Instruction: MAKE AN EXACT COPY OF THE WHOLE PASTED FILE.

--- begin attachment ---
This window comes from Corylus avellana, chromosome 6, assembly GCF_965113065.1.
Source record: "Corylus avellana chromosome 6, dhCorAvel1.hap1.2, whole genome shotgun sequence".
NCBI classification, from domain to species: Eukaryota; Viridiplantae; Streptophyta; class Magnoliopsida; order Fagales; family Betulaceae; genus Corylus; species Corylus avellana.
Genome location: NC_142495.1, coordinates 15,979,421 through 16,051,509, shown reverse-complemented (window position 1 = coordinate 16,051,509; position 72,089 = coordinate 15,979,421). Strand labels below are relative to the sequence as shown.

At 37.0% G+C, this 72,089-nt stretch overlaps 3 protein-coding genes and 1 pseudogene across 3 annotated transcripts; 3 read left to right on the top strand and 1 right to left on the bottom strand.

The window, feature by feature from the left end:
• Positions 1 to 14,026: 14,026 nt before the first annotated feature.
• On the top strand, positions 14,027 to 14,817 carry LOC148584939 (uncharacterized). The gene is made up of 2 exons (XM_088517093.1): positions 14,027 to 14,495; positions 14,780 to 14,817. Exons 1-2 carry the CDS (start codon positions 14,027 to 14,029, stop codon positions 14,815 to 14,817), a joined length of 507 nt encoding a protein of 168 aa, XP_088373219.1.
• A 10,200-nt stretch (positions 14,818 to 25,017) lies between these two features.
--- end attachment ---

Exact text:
This window comes from Corylus avellana, chromosome 6, assembly GCF_965113065.1.
Source record: "Corylus avellana chromosome 6, dhCorAvel1.hap1.2, whole genome shotgun sequence".
NCBI classification, from domain to species: Eukaryota; Viridiplantae; Streptophyta; class Magnoliopsida; order Fagales; family Betulaceae; genus Corylus; species Corylus avellana.
Genome location: NC_142495.1, coordinates 15,979,421 through 16,051,509, shown reverse-complemented (window position 1 = coordinate 16,051,509; position 72,089 = coordinate 15,979,421). Strand labels below are relative to the sequence as shown.

At 37.0% G+C, this 72,089-nt stretch overlaps 3 protein-coding genes and 1 pseudogene across 3 annotated transcripts; 3 read left to right on the top strand and 1 right to left on the bottom strand.

The window, feature by feature from the left end:
• Positions 1 to 14,026: 14,026 nt before the first annotated feature.
• On the top strand, positions 14,027 to 14,817 carry LOC148584939 (uncharacterized). The gene is made up of 2 exons (XM_088517093.1): positions 14,027 to 14,495; positions 14,780 to 14,817. Exons 1-2 carry the CDS (start codon positions 14,027 to 14,029, stop codon positions 14,815 to 14,817), a joined length of 507 nt encoding a protein of 168 aa, XP_088373219.1.
• A 10,200-nt stretch (positions 14,818 to 25,017) lies between these two features.